Most often this heart defect occurs sporadically (by chance), with no clear cause.
Symptoms of Tetralogy of Fallot
Each child may experience the signs and symptoms of tetralogy of Fallot differently, but common signs and symptoms include:
- A blue color of the skin, lips and nail beds that occurs with activities such as crying or feeding
- Irritability or lethargy due to a decreased amount of oxygen in the bloodstream
- Pale or ashen skin color
- Cool, clammy skin
Because symptoms of tetralogy of Fallot may resemble other medical conditions or heart problems, it’s important to consult with a child's physician for a diagnosis.
Tests, Procedures and Diagnosis of Tetralogy of Fallot
When a child's physician hears a heart murmur during a physical examination, the physician may refer the child to a pediatric cardiologist, who specializes in the diagnosis and treatment of congenital heart defects and heart problems that may develop later in childhood. To make a diagnosis, a cardiologist performs a physical examination, listens to the child’s heart and lungs, and makes other observations. Heart murmurs are evaluated on the basis of pitch, loudness and duration, which give the cardiologist an initial idea of which heart problem a child may have. Diagnostic testing for congenital heart disease varies by a child's age and clinical condition, and may include:
- Chest X-ray. This diagnostic test uses X-ray beams to produce digital images of internal tissues, bones and organs.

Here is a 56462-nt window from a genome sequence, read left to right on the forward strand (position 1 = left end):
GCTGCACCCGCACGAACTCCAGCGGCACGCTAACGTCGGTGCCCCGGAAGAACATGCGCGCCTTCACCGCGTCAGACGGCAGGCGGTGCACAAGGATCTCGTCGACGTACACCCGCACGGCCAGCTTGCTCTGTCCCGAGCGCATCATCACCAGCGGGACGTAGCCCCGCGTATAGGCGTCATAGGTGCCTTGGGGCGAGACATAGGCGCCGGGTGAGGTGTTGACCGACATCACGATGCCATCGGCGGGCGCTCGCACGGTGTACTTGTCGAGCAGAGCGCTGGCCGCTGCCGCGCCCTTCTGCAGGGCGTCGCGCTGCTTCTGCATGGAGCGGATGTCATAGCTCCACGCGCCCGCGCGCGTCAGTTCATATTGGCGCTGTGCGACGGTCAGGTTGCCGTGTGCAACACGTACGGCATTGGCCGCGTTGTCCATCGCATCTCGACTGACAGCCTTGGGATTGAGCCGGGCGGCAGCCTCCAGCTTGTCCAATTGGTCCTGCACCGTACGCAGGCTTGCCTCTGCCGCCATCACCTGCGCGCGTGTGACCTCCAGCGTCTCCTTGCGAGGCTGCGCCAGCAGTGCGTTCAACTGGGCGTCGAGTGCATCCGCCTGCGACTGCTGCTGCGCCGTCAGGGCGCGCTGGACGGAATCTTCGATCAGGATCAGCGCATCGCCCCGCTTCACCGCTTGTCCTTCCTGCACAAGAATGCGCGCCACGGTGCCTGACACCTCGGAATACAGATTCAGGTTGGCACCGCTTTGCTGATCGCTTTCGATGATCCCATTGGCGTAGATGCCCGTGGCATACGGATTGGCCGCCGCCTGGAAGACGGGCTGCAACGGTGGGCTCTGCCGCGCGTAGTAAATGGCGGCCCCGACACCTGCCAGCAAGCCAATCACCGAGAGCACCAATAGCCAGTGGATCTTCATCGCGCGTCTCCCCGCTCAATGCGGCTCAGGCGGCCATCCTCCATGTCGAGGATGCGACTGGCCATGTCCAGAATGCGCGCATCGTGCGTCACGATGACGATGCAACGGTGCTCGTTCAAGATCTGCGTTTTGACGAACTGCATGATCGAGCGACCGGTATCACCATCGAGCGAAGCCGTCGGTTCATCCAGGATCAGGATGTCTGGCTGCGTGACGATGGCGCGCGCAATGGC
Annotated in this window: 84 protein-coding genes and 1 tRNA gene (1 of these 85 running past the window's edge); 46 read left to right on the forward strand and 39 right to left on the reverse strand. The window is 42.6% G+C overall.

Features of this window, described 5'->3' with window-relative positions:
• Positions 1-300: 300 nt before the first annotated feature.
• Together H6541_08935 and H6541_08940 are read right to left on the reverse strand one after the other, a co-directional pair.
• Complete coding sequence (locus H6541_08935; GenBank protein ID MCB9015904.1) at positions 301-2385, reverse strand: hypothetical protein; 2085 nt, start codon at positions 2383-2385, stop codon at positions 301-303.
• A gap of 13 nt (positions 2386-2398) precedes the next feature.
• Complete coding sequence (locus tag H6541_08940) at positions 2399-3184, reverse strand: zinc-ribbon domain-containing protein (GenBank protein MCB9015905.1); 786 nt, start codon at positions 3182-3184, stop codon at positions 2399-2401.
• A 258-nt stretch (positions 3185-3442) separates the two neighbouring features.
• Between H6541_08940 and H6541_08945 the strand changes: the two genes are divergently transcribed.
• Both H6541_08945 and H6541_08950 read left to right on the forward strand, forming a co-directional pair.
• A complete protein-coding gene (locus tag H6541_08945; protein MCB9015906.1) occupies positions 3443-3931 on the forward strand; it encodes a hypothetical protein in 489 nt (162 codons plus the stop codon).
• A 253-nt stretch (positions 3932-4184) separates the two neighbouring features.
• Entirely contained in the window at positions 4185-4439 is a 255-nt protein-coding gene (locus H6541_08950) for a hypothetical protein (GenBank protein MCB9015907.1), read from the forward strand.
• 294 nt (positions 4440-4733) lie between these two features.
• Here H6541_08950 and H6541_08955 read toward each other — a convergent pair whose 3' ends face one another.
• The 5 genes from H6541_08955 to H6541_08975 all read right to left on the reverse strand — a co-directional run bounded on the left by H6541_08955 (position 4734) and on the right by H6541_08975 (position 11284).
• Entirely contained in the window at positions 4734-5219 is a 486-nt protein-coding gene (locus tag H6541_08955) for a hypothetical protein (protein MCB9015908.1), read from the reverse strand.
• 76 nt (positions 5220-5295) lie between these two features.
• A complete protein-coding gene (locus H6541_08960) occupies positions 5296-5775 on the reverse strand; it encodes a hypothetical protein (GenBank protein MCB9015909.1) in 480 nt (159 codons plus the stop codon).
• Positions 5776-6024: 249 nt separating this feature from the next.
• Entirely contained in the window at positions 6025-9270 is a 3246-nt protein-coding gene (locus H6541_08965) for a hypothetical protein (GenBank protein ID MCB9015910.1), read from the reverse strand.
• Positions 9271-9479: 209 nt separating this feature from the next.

- Electrocardiogram (ECG or EKG). This test records the electrical activity of the heart, shows abnormal rhythms (arrhythmias or dysrhythmias) and detects heart muscle stress.
- Echocardiogram (or “echo”). This procedure evaluates the structure and function of the heart by using sound waves recorded on an electronic sensor that produce a moving picture of the heart and its valves.
- Cardiac catheterization. This invasive procedure gives very detailed information about the structures inside the heart. Under sedation, a small, thin, flexible tube (catheter) is inserted into a blood vessel in the groin, and gently guided to the inside of the heart. Blood pressure and oxygen measurements are taken in the four chambers of the heart, pulmonary artery and aorta. In addition, contrast dye is injected to more clearly visualize the structures inside the heart.
Treatment for Tetralogy of Fallot
A child’s physician determines a treatment plan for tetralogy of Fallot based on:
- A child's age, overall health and medical history
- Severity of the condition
- A child's tolerance for specific medications, procedures or therapies
- Expectations for the course of the condition
- Parents’ opinions or preferences
Tetralogy of Fallot is repaired with open-heart surgery, either soon after birth or later in infancy. The goal of the surgery is to repair the four defects of tetralogy of Fallot so the heart can work as normally as possible. Repairing the defects can greatly improve a child’s health and overall quality of life.
The operation is performed under general anesthesia and involves:
- Closing the ventricular septal defect with a patch
- Opening and enlarging the obstructed pathway between the right ventricle and pulmonary artery with a patch
- Opening or removing the pulmonary valve if it is small